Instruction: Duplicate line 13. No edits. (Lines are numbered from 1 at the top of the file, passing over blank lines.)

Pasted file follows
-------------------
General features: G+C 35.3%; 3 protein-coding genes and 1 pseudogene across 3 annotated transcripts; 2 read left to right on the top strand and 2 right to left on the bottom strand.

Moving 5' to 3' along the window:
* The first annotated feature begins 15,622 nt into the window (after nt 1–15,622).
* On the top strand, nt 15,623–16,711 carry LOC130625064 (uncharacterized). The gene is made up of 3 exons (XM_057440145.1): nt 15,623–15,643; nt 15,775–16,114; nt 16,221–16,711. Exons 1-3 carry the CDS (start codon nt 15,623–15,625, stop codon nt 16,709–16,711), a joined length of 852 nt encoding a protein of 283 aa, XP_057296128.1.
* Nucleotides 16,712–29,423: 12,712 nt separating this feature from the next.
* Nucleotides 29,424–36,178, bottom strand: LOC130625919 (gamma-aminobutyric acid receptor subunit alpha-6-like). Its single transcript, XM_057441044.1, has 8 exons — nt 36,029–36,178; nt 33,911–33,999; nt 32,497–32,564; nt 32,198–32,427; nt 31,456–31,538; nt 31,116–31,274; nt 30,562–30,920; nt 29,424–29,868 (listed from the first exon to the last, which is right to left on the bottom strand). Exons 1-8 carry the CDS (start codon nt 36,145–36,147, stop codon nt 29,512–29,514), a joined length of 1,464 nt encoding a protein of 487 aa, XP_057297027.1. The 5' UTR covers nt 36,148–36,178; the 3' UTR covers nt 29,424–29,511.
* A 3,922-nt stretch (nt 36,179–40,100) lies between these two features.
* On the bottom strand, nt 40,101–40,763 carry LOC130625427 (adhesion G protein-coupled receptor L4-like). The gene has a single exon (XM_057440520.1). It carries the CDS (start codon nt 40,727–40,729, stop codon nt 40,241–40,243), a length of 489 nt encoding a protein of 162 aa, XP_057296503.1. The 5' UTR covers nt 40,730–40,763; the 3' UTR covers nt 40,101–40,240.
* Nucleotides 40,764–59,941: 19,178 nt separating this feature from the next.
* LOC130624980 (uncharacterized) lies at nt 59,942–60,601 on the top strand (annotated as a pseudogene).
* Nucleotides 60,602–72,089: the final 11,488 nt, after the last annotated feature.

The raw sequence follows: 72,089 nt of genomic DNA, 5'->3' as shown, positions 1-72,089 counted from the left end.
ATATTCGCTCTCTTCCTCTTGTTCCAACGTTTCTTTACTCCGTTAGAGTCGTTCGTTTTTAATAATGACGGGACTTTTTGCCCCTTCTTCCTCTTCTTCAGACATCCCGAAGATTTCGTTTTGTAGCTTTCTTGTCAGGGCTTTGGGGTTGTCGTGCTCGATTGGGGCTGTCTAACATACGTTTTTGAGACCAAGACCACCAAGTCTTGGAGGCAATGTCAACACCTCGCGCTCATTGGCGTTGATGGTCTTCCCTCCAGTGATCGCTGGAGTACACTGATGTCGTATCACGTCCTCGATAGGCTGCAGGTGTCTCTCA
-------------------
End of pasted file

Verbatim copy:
ATATTCGCTCTCTTCCTCTTGTTCCAACGTTTCTTTACTCCGTTAGAGTCGTTCGTTTTTAATAATGACGGGACTTTTTGCCCCTTCTTCCTCTTCTTCAGACATCCCGAAGATTTCGTTTTGTAGCTTTCTTGTCAGGGCTTTGGGGTTGTCGTGCTCGATTGGGGCTGTCTAACATACGTTTTTGAGACCAAGACCACCAAGTCTTGGAGGCAATGTCAACACCTCGCGCTCATTGGCGTTGATGGTCTTCCCTCCAGTGATCGCTGGAGTACACTGATGTCGTATCACGTCCTCGATAGGCTGCAGGTGTCTCTCA